With his now infamous attempt at a $10,000 wager, Romney revealed a glimpse into his personal socioeconomic context. For most of us without a gambling problem, a friendly, off the cuff bet reflects our comfort level with the amount of our money we are willing to lose. Romney’s comfort level is much higher than that of the vast majority of people in the world. The fact raises an interesting question regarding the challenges facing a person tasked with governing a population whose daily life is quite far removed with her/his own.
He grew up in an affluent household and thus does not have a memory of anything other than privilege; this may make it difficult for Romney to empathize with and visualize the lives of the average person. And so it is for so many of the wealthy in the U.S. Pockets of diamond studded communities, walled off from the rest of the populace, are experiencing a different reality than most of the nation.
It can be easy for people who share the type of wealth that Romney enjoys to be insulated from the rest of the population. According to the Congressional Budget Office, for the period between the years 1979 and 2007, the income disparity between the classes in the United States has grown dramatically. Consider, for example, that during those 28 years, the income for the wealthiest 1 percent of U.S. households rose by 275 percent. In contrast, the individuals in the lowest earning 20 percent of the population, saw their income rise by only 18 percent.
The ramifications of this concentration of wealth are deep and far flung. A sternly stratified society suffers from the simple lack of proximity of members from different classes. Without regular interchange in the public sphere, people of different classes are less likely to understand and perhaps empathize with the lives of other U.S. citizens. Consider, for example, gated communities as a physical manifestation of this type of insulation and seclusion. Now consider the children of these gated communities.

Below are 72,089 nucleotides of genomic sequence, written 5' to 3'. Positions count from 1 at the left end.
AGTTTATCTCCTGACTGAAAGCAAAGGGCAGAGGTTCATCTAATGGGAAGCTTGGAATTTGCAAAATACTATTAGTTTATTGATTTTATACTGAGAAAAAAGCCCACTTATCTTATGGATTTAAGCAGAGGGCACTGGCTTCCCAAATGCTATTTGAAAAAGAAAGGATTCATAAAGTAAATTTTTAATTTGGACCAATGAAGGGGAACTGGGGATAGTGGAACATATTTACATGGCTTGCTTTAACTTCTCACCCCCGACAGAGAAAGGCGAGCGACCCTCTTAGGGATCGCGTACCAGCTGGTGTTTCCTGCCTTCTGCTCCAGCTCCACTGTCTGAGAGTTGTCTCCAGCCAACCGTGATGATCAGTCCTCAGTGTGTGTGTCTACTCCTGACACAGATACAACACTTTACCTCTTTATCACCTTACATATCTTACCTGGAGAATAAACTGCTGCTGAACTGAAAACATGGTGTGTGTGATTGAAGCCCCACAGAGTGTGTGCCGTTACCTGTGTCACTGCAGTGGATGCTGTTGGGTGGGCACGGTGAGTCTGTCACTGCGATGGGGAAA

Recently, the New York Times reported on the trend that requires our immediate attention. The pathway to the “American Dream” has, for generations, been education. From the mid point of the last century, the concerns of Latino education activists have often been focused on the disparity of performance and achievement between Caucasian and Latino children. Yet, research is now suggesting that the most important determinant affecting academic and consequently overall success for the children of this nation is the socioeconomic class of their parents. Sobering thought for a nation that has long prided itself on being the land of opportunity.
From what I have read, race is still a factor with regards to life in the U.S. and there are multiple, complicated factors that influence socio-cultural-economic success in the country. Education as a pathway to success cannot be compromised lest we solidify the ever growing walls that separate what should be a more economically fluid society. Otherwise, we risk: a house divided that will not stand.